March 31, 2009

World Premiere

Cinematic Arts Celebrates 80th Anniversary With All New Campus

By Mel Cowan

With 80 years of history-making experience behind it, the School of Cinematic Arts celebrated the past and launched itself into the future with the unveiling of its new campus at a March 29 gala attended by university leaders, students, faculty, alumni, supporters, including filmmakers George Lucas and Steven Spielberg, Dean Elizabeth M. Daley and USC President Steven B. Sample.

Filmmaker Steven Spielberg...
From left, filmmaker Steven Spielberg, Dean Elizabeth M. Daley, USC President Steven B. Sample and filmmaker and alumnus George Lucas at the unveiling of the new School of Cinematic Arts complex.
"This new home for the SCA family is where future generations of women and men will continue along the paths of those who have come before them," Daley, told the crowd after the opening fanfare from the Trojan Marching Band echoed across the facility’s central courtyard. "And like the ones before them, they will go on to redefine the boundaries of the cinematic arts."

"When the School of Cinematic Arts held its first class in 1929, the technology for 'talking' films was in its infancy," said Sample. "Today, the tremendous increase in information and media is redefining the very core of communication. In this rapidly changing world, there is one thing that remains constant: this school's ability to train great artists and leaders."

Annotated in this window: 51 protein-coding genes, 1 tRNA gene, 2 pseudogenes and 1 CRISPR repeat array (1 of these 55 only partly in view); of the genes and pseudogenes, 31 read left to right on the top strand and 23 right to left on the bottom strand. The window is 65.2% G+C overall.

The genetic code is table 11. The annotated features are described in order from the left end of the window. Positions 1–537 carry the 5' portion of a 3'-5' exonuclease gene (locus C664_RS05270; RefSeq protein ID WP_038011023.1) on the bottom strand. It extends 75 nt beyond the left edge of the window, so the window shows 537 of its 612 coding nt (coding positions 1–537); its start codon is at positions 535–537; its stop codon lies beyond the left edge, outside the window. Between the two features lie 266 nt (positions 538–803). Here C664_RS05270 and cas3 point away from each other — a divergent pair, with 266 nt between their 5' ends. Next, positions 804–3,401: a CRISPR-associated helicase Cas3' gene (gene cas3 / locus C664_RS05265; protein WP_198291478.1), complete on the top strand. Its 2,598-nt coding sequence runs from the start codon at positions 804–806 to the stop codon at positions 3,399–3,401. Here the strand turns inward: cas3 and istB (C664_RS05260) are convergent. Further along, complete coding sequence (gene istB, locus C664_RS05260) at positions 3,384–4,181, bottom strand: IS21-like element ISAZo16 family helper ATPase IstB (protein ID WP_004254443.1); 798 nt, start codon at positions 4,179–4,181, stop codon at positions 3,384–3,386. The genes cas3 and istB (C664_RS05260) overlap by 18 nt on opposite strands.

During his remarks, Lucas reflected on his experience as a student at USC. "One of the biggest parts of my education was from just being here, talking with my classmates," the filmmaker and class of '66 alumnus said. "I'm glad to see that in this new complex, kids are taking advantage of the open spaces to do the same thing I did years ago. You spend time with like-minded people and you talk about the things you love, and in doing so, you make every second you're here a part of your education."

Spielberg posed a hypothetical question to the attendees. "What if every SCA graduate working in the industry didn't show up to work on Monday morning? This town would grind to a halt." Spielberg reeled off a list of impressive statistics: since 1973, at least one SCA alumnus or alumna has been nominated for the Oscar, totaling 256 nominations and 78 wins. In addition, since 1973, at least one SCA alumnus or alumna has been nominated for the Emmy, adding up to 473 nominations and 119 awards. The top-17 grossing films of all time have had an SCA graduate in a key creative position.

"These stats are amazing, but the bigger story is this: there are hundreds, if not thousands of SCA alumni, deeply involved in the industry, who have made it a priority to continue supporting their alma mater," said Spielberg. "The financial help has been important, but just as crucial is the personal support that alumni have provided: teaching classes, leading seminars, mentoring students, and creating job and training opportunities for graduates. This is the lifeblood of the SCA family."
USC Trojan Marching Band
The USC Trojan Marching Band plays a fanfare from the balcony of the George Lucas Building in the new School of Cinematic Arts complex.

In the early years after its formation in 1929, the SCA family was a small, yet devoted cadre of cinephiles who eked out their films on rickety stages and with borrowed cameras. After decades of being housed in "the stables," in 1983, USC created the School of Cinema-Television, making it an independent academic unit within the university.